The Belt and Road was first christened by Xi during a set of speeches in Astana and Jakarta. Laid out then, they were outlined as a pair of concepts that would slowly catch on and become the defining foreign policy concept that Xi Jinping would offer the world.

Conceptual Nature

The illogical nature of a Belt being over land, while a Road went to sea highlighted the conceptual nature of what was being laid out. In fact, the seeds of the concept could already be found in previous administrations – Jiang Zemin had his “Develop the West” concept, and Hu Jintao’s administration was the one that started up the idea of refocusing on Xinjiang and developing its relations with its neighbours.

Both of these served as ideological godfathers to the Belt and Road, which in essence took this model and internationalised it.

But the point is that none of these were specific projects. They were rather broad policy directives that were launched out of Beijing which were then followed up and pushed out by the many institutions in China, to varying degrees of success.

The BCIM was born under Jiang Zemin and went nowhere, and while the Hu Jintao initiative with Xinjiang and Central Asia was more successful, there are a few projects along the route that have failed to deliver as they were intended.

None of this is that surprising, as, ultimately, the leadership’s announcements should be assessed as a central policy direction rather than detailed plans.

Initially, when the speeches were delivered, there was no specific policy planning behind them.

Now that the concepts have firmly caught on, almost everything has become Belt and Road – in part this is because the concept is so broad (so everything fits under it), but also it is a way for everything to try to connect with the bright vision laid out by the leadership.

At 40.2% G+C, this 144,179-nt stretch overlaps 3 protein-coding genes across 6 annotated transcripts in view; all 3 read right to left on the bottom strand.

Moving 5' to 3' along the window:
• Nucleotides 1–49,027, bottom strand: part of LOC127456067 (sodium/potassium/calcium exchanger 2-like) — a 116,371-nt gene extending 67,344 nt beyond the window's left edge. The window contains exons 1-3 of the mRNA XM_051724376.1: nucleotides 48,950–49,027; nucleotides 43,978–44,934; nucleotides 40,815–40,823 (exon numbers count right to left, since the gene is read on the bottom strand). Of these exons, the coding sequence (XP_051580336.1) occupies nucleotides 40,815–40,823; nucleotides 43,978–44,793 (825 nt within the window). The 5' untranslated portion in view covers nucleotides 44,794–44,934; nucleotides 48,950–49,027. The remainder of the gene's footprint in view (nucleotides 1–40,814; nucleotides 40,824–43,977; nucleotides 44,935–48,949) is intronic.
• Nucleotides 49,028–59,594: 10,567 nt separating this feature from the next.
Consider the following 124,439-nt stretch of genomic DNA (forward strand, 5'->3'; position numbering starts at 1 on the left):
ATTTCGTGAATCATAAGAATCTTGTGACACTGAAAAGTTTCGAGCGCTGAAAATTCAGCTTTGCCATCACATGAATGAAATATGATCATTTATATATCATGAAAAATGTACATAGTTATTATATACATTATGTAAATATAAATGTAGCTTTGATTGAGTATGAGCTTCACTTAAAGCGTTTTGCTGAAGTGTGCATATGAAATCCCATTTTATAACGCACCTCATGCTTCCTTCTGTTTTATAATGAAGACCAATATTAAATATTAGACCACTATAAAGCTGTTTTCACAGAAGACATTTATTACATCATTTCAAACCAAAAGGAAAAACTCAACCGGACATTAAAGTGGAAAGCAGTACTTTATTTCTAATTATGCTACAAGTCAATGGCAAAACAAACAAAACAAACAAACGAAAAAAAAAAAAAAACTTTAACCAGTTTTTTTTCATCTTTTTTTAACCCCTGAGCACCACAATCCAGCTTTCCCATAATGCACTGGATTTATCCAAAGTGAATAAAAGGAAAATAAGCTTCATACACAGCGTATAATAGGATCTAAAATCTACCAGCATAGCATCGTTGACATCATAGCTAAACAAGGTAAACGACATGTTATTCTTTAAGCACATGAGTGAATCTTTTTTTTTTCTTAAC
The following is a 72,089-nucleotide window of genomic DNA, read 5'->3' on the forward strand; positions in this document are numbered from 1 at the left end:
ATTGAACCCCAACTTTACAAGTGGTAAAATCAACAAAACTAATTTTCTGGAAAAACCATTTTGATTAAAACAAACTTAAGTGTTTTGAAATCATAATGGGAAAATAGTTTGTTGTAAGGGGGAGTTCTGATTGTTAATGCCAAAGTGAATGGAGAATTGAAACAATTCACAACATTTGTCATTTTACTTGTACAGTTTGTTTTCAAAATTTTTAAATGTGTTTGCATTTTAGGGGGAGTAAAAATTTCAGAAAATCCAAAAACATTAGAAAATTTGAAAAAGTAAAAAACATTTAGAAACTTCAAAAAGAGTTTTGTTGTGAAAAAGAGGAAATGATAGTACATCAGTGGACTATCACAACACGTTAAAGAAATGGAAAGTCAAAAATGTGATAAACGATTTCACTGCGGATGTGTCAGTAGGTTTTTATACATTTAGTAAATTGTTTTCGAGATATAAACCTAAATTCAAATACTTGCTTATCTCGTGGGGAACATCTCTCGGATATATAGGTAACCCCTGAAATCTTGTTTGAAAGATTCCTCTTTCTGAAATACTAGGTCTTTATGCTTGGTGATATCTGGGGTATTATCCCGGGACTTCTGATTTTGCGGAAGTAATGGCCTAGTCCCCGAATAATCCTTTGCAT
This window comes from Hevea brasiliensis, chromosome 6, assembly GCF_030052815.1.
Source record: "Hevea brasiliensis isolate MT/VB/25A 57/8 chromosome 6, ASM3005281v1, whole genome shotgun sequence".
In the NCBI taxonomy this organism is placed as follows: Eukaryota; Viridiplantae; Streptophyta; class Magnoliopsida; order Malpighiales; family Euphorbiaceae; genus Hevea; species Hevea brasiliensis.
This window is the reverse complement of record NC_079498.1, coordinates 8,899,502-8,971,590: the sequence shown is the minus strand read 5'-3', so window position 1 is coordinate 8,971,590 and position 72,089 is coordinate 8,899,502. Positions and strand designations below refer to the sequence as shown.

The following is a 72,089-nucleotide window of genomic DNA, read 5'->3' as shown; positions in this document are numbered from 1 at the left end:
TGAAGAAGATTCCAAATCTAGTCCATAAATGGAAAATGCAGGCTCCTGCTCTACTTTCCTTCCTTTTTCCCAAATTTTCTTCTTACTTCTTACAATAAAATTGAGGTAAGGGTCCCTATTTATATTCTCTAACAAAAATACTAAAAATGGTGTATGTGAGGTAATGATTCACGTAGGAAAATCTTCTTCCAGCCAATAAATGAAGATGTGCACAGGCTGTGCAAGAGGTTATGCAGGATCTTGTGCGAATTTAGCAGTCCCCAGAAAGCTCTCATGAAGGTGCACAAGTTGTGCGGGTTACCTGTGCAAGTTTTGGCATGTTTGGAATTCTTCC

This includes ideas and projects that have a very limited connection to the actual Belt and Road – there is an almost inexhaustible list of Chinese regions that have defined themselves as the crucial points on the Belt and Road.

Within this, not everything is going to work (because it never does). But this is not a concern, as ultimately what has been offered is a concept rather than a project, meaning that it will not ultimately fail, as no specific parameter for success has been laid out.

EU Engagement

All of this is essential for European policymakers and thinkers to understand.

If they are to properly engage with the vision, they need to first understand it in granular detail – something that is eminently doable through the numerous reports that have been published, or by undertaking research themselves.

They then need to appreciate what the vision actually is and the timelines to which it is operating, and then finally focus on which aspects do correspond with their specific interests.

China’s biggest problem with this vision is that it requires considerable support, consent and contributions from the countries along and at the end of the routes, and those that are more likely to succeed are those with supportive partners.